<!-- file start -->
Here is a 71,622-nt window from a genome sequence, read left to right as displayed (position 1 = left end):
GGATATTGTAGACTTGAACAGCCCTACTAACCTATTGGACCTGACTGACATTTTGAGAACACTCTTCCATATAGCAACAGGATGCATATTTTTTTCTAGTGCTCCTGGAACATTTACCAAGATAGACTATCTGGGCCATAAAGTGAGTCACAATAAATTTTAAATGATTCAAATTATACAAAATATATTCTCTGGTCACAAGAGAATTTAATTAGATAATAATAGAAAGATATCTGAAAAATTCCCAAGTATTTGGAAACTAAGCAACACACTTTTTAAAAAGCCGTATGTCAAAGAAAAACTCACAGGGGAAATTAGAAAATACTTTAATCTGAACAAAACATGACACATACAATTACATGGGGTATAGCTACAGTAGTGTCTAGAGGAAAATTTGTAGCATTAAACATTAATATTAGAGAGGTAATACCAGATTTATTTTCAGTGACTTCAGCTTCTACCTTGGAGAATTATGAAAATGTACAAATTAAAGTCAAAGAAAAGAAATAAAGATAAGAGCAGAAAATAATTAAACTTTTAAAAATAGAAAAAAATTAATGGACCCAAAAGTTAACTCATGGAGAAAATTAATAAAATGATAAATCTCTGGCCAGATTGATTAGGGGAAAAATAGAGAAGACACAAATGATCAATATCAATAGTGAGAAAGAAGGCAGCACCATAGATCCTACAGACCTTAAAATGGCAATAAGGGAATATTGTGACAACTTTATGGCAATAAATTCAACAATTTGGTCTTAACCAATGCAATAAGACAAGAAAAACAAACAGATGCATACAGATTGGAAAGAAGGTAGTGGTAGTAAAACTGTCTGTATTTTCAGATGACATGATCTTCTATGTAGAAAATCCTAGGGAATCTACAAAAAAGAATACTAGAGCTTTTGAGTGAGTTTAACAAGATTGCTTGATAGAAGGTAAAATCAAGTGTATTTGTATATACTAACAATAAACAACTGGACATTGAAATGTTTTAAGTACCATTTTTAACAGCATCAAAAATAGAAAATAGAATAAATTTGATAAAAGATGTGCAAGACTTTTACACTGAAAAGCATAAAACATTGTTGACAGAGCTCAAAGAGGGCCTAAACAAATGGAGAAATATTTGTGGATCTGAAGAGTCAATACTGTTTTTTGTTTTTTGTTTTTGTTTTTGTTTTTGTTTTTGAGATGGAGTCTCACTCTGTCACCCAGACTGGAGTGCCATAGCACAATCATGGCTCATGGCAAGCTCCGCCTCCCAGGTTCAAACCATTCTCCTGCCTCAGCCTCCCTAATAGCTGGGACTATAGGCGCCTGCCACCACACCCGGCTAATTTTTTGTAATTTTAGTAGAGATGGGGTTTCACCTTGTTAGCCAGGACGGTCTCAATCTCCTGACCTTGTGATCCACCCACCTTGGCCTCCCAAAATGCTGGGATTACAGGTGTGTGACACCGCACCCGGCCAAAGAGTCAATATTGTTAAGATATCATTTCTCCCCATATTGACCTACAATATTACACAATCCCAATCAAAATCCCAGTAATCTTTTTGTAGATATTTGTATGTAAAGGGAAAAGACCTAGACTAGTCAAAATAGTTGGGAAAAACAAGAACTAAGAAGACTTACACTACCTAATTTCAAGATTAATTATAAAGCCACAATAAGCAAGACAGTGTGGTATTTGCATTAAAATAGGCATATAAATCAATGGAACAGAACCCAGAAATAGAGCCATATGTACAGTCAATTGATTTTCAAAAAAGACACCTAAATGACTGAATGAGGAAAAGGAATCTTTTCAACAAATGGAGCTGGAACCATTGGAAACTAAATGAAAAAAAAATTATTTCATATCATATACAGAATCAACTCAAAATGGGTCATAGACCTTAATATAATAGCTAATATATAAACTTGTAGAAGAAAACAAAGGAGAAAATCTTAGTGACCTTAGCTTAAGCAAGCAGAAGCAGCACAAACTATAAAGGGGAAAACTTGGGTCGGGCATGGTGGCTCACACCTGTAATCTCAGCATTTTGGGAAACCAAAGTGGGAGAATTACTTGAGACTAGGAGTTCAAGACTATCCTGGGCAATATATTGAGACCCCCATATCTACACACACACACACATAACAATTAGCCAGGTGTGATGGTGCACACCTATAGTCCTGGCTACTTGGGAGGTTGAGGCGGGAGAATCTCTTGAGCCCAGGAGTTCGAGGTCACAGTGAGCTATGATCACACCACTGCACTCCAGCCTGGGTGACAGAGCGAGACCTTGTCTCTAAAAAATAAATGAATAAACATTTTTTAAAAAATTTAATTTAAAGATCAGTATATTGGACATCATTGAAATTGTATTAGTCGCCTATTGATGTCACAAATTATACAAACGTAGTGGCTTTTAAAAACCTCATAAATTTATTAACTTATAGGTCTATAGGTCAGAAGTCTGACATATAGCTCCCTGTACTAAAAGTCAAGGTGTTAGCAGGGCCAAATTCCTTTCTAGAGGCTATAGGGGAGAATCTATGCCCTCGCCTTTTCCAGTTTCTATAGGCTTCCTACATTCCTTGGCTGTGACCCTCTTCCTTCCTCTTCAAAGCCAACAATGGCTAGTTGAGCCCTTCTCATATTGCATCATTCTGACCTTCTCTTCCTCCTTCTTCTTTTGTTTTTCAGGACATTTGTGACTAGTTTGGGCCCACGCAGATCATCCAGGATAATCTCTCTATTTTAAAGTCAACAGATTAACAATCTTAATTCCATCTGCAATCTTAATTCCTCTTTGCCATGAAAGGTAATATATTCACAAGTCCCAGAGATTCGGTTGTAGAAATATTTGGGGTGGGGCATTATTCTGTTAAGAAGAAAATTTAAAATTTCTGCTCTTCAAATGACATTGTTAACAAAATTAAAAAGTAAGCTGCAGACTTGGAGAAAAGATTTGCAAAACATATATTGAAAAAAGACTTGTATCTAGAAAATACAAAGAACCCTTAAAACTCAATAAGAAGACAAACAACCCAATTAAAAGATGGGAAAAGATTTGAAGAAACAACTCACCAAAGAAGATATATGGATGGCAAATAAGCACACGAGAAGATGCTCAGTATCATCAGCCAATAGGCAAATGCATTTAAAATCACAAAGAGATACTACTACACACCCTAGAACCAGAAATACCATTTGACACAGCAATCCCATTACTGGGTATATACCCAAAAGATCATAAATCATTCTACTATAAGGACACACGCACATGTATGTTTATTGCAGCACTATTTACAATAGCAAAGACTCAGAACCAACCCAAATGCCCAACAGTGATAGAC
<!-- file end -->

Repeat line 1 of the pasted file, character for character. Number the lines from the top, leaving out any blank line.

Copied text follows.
Here is a 71,622-nt window from a genome sequence, read left to right as displayed (position 1 = left end):